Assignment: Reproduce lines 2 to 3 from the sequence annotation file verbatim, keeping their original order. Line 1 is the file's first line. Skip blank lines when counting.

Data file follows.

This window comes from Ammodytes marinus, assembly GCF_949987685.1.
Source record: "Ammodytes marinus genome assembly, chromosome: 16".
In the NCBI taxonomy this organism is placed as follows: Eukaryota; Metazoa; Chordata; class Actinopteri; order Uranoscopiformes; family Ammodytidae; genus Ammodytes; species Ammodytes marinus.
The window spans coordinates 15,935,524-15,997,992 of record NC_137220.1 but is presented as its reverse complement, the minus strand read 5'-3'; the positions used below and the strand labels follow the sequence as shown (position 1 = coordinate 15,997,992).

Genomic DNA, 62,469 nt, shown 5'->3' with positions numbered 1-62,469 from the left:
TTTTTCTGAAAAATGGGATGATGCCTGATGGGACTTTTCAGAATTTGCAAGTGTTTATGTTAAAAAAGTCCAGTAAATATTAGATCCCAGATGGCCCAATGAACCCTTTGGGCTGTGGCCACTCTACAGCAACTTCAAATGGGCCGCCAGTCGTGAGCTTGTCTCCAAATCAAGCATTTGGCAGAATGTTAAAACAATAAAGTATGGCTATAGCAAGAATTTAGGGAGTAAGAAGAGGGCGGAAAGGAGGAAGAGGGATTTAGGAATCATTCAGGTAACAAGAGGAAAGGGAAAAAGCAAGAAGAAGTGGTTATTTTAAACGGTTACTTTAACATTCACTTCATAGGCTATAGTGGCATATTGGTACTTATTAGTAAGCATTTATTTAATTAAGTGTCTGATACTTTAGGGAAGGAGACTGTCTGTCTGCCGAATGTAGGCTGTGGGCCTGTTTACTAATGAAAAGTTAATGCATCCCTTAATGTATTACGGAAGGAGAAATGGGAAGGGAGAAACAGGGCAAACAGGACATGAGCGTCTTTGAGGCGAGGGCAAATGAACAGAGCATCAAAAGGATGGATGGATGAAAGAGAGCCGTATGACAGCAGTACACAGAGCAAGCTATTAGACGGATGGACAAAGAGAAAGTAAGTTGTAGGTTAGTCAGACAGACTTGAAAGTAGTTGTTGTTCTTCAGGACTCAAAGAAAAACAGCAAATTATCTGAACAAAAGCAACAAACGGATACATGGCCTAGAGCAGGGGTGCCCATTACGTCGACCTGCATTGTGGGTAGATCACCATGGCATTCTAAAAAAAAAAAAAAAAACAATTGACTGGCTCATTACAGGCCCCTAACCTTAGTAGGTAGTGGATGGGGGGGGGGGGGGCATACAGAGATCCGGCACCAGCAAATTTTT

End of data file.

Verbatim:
Source record: "Ammodytes marinus genome assembly, chromosome: 16".
In the NCBI taxonomy this organism is placed as follows: Eukaryota; Metazoa; Chordata; class Actinopteri; order Uranoscopiformes; family Ammodytidae; genus Ammodytes; species Ammodytes marinus.